Discusses game programming, use of audio and animation techniques, 2-D and 3-D graphics techniques, and design and game architecture. Rule playing and interaction in games are also covered. Prerequisite: CS 220.
An in-depth study of computer hardware, from the logic gate level up through registers, and CPU devices. Students examine primary and secondary memory and input/output, interrupts and multiprocessor systems. The course also covers programming hardware using an assembler language is also studied, and assembler features such as interrupts, internal and external subroutines, conditional assembly, real-time programming and the macro language. Prerequisite: CS 220.
Object-oriented concepts are studied, including object as class instantiation, class design techniques and taxonomies, design patterns, single- and multiinheritance, abstract classes, interfaces, contract programming and exceptions. C++ syntax, semantics and object-oriented design implementations are studied. C++ concepts and implementation of object-oriented design concepts include constructors, destructors, copy constructors, and assignment operators, operator/function overloading, scoping rules, static vs. dynamic bindings, templates, functors and exception handling. Libraries, such as STL, are studied and utilized within projects. Integrated development environment tools for debugging, documenting, testing and configuring software systems are introduced. C++ implementation techniques for implementing concepts such as event-driven, GUI, and multi-threads; library and related frameworks for these concepts are also introduced. Prerequisite: CS 255.
Algorithm design and asymptotic analysis of algorithms using sequential and parallel computational models are central to this course. Object-oriented programming language implementation of algorithms and related data structures are studied; data types and class representations studied include strings, stacks, queues, priority queues, lists, sets, multi-sets, maps, multi-maps, hash-tables and graphs. Algorithm design techniques include greedy, divideand-conquer, backtracking, dynamic programming and approximation. Mathematical models and techniques representing the best, worst and average case analysis of covered algorithms. Computational P, NP and NP-complete problem classes are introduced. Prerequisites: CS 255, CS 318 and MTH 301 or concurrent enrollment.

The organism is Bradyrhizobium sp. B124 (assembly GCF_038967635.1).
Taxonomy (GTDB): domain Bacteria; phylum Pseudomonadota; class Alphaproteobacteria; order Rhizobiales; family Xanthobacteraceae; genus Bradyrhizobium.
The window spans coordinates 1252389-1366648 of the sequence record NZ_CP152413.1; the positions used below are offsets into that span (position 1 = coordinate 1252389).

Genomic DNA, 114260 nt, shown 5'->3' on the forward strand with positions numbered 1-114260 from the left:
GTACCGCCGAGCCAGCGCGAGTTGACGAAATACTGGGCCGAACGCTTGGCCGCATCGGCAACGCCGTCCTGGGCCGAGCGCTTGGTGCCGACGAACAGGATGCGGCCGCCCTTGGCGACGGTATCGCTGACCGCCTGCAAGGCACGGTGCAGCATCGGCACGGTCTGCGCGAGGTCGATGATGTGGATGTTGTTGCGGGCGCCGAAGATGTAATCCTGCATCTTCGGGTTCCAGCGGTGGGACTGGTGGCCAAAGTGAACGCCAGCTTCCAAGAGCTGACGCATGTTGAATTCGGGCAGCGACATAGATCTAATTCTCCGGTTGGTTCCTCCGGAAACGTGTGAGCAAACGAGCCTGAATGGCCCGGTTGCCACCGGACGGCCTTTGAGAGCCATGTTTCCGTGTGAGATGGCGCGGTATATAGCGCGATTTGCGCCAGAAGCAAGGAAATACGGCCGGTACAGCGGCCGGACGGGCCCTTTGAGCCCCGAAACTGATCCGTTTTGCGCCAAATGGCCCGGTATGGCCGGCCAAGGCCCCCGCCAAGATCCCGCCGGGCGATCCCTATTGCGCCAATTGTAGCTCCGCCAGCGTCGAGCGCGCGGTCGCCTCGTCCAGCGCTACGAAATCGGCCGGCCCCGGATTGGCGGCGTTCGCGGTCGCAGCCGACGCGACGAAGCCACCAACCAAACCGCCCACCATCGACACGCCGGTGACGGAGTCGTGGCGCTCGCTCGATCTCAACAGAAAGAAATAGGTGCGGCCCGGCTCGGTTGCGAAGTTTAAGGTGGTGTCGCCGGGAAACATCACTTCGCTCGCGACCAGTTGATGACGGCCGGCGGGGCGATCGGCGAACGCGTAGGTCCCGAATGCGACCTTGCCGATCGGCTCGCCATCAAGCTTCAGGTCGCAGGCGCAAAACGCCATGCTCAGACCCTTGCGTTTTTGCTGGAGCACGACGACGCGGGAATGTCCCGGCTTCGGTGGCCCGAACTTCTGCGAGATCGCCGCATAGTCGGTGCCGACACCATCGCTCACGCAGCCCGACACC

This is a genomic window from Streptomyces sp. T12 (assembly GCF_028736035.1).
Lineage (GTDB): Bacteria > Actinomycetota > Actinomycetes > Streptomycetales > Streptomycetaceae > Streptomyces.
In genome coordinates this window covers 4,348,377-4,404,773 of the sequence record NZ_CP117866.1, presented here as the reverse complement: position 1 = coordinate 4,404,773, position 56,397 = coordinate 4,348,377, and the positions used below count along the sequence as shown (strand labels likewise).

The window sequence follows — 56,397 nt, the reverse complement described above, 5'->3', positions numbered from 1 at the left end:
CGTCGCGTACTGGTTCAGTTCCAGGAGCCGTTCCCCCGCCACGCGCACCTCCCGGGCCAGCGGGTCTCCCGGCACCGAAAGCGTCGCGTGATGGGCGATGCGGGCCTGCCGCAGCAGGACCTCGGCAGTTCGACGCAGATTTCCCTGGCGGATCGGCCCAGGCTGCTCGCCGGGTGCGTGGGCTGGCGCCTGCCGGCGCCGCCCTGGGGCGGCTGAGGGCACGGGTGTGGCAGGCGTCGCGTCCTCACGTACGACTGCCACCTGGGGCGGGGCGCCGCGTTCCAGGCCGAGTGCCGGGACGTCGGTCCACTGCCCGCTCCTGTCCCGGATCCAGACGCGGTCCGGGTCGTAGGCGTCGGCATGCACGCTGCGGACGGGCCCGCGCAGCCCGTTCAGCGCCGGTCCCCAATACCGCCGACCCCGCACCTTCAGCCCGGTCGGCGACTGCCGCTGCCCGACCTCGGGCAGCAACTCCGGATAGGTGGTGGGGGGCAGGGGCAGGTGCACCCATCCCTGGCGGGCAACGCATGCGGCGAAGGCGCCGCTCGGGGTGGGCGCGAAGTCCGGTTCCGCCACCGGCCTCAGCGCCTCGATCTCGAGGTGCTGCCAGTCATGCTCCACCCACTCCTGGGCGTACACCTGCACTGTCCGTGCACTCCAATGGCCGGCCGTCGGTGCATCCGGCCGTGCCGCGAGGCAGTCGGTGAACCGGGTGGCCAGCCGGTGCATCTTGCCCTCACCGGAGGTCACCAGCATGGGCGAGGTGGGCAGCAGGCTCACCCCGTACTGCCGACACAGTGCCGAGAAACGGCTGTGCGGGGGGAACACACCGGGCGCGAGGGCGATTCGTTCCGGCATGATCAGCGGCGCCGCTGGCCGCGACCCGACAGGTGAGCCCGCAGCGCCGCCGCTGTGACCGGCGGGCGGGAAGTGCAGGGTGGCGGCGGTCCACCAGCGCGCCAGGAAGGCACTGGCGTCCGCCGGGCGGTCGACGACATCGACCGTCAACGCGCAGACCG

This course introduces the theory of computer network and various types of networks, including local area, wide area and global networks. Theory topics include network architecture, data transmission techniques, network topologies, network media and network security. Students learn programming projects that utilize various widely used system platforms and communication protocol apply concepts. Prerequisite: CS 220.
An introduction to fundamentals of artificial intelligence, including problemsolving techniques, search strategies and heuristics, planning, machine learning and knowledge representation. First order logic, normal forms, unification and resolution principles are introduced with applications to problem solving, theorem proving, logic and database theory. Prerequisite: CS 255.
Java syntax and semantics and implementation pragmatics for expressing object-oriented design patterns. Java implementation strategies for webbased applications using event-driven programming, concurrent threads, file I/O and database applications are studied. Documentation and debugging tools are introduced through various Integrated Development environments. Prerequisite: CS 318 or CS 320 or consent of the instructor.